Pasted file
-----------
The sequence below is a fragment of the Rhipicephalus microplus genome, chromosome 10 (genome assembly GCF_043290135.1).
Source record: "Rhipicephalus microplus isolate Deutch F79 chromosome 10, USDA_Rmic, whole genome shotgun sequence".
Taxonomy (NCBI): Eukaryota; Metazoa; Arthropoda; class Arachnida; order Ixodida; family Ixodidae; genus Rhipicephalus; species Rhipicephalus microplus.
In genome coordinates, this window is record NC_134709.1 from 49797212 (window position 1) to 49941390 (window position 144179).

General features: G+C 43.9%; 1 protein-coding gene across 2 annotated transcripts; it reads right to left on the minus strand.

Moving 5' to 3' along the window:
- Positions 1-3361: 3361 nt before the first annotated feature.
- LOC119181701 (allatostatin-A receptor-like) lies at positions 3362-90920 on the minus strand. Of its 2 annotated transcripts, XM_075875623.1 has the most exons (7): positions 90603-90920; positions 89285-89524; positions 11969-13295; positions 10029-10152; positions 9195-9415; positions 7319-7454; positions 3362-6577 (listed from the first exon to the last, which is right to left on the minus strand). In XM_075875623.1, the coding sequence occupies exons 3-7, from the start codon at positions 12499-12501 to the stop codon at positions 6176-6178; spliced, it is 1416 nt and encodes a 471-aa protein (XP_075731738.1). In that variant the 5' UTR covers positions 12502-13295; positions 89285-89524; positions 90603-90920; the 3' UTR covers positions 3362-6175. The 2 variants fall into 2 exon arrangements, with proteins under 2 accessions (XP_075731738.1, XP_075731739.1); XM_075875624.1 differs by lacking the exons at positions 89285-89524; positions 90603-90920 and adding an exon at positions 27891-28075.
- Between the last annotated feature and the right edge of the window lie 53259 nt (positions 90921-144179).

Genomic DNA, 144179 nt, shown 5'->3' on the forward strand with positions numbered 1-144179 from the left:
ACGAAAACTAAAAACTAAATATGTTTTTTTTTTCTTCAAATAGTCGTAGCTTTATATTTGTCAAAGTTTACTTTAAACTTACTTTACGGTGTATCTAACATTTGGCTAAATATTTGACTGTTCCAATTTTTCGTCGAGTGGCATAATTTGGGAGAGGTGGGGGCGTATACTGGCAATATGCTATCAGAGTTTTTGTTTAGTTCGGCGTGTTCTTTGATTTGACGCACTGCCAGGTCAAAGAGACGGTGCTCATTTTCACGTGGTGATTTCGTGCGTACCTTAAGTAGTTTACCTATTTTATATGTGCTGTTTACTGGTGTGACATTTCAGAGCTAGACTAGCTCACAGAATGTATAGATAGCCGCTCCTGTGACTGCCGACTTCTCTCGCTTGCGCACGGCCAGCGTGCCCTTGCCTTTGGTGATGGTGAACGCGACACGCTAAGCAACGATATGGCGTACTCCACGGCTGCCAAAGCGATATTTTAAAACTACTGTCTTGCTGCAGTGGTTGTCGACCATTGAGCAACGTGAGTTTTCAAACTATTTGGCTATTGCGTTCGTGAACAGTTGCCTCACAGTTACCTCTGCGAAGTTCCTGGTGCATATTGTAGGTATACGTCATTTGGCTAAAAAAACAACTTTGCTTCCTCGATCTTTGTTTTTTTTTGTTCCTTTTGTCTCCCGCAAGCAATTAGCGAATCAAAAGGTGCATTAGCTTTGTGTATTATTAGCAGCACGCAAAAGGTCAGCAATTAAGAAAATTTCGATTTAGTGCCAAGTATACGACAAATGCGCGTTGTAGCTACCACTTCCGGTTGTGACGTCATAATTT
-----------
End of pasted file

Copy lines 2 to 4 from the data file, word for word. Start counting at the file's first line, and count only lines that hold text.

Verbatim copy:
Source record: "Rhipicephalus microplus isolate Deutch F79 chromosome 10, USDA_Rmic, whole genome shotgun sequence".
Taxonomy (NCBI): Eukaryota; Metazoa; Arthropoda; class Arachnida; order Ixodida; family Ixodidae; genus Rhipicephalus; species Rhipicephalus microplus.
In genome coordinates, this window is record NC_134709.1 from 49797212 (window position 1) to 49941390 (window position 144179).